At times, I want to throw it all away: the education, the opportunities, the potential. I want to slip into the passenger seat of his cab and say: This is who I am. If he is going to be labeled, then give me those labels too. If you are going to look down on him, than you might as well peer down on me as well. Close this gap. Erase this line. There is no differentiation here. Of all the things I am, of all the things I could ever be, I will never be prouder than to say that I am of him.

I am this cabdriver’s daughter.

A pediatrician takes pride in her Afghan cabdriver father

It’s been four years and this piece still moves me to tears every time. 

(via musaafer)

(via grungeisde4d)

Reblogged from lordofthewolves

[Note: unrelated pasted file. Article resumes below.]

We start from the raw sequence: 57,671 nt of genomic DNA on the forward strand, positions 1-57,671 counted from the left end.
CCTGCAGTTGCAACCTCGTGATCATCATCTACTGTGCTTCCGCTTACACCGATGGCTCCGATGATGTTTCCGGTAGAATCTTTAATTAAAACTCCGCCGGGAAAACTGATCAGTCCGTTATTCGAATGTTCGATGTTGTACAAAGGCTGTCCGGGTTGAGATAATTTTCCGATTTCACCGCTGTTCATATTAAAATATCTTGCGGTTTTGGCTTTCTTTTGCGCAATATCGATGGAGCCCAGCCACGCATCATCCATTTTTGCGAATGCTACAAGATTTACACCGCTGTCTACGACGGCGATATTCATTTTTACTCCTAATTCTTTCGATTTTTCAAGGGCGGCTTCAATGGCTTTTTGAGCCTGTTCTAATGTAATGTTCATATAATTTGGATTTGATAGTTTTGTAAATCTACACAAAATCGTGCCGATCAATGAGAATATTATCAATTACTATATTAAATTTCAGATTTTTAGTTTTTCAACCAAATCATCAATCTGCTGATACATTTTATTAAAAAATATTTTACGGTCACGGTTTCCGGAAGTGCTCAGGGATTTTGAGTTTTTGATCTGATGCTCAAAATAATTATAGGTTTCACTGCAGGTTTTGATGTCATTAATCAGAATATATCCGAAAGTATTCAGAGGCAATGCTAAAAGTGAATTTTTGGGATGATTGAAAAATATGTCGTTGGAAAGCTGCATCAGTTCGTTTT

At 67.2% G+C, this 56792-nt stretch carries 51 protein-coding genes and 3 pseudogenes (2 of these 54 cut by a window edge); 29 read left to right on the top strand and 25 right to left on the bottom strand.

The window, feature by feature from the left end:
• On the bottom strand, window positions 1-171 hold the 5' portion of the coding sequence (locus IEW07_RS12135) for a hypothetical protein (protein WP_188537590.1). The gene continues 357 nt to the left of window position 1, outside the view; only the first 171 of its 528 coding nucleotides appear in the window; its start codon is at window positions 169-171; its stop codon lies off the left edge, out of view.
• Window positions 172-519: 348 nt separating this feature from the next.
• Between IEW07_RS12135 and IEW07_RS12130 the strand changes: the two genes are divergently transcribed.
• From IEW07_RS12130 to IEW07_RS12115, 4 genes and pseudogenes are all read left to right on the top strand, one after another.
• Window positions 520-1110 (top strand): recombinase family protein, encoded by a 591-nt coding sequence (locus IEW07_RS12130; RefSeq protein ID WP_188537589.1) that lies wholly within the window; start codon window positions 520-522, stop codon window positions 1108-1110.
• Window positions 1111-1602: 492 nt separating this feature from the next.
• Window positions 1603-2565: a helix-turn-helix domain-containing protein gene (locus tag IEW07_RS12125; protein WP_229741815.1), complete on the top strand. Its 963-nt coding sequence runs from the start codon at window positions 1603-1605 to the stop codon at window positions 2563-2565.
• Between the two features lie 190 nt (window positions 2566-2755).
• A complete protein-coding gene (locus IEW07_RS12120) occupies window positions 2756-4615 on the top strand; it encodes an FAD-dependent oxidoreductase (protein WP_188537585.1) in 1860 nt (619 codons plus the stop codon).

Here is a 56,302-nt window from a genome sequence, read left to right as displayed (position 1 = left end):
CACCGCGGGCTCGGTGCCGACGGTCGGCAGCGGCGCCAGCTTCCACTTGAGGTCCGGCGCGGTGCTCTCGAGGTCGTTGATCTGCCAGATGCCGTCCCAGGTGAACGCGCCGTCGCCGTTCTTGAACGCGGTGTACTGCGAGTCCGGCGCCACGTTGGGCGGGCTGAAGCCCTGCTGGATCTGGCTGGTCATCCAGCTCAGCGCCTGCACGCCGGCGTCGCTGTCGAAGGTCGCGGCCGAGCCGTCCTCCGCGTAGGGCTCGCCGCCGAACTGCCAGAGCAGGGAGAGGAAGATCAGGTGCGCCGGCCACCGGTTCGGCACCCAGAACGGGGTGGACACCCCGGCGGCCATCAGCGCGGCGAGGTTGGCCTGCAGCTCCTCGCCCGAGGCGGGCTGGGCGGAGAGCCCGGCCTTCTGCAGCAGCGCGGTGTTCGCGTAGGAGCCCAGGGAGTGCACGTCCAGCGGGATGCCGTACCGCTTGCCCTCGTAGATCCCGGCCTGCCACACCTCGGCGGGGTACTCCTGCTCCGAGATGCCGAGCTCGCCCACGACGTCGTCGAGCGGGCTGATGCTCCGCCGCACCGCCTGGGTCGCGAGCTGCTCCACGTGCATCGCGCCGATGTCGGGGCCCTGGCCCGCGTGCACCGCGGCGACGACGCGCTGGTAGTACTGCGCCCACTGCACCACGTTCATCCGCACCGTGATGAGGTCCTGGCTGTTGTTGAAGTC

ottoreal:

"Let her speak when we get to the black topics."

Why does this not have a Billion notes!!!!!!

(Source: lordofthewolves, via weather-the-sunny-day)

Reblogged from wonderfulsenses
Reblogged from whyprofessorwhy

PLEASE SPREAD THIS LIKE WILD FIRE

whyprofessorwhy:

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Shit happened to Ferguson is happening in Hong Kong right now!

Students were just protesting peacefully for genuine democracy around Admiralty and Central, yet the police forced used pepper spray, tear gas and violence to disperse the crowd. According to the protesters, the police even raided a first aid booth with pepper spray.

Sign the White House Petition

Join Overseas Events

(via art-is-spirituality-in-drag)

Reblogged from pileofmonkeys

nezua:

pileofmonkeys:

I have waited tables. I’ve worked in bars. You know who tips well? The working poor, the lower middle class, and people who work or have worked in service industries. You know who tips shitty or not at all? Rich people, upper middle class people, and privileged fuckers who use their “moral opposition” to tipping to be cheap assholes. 

truth. the poor are the most generous.

(via annie-mosity)

Reblogged from etsyifyourenasty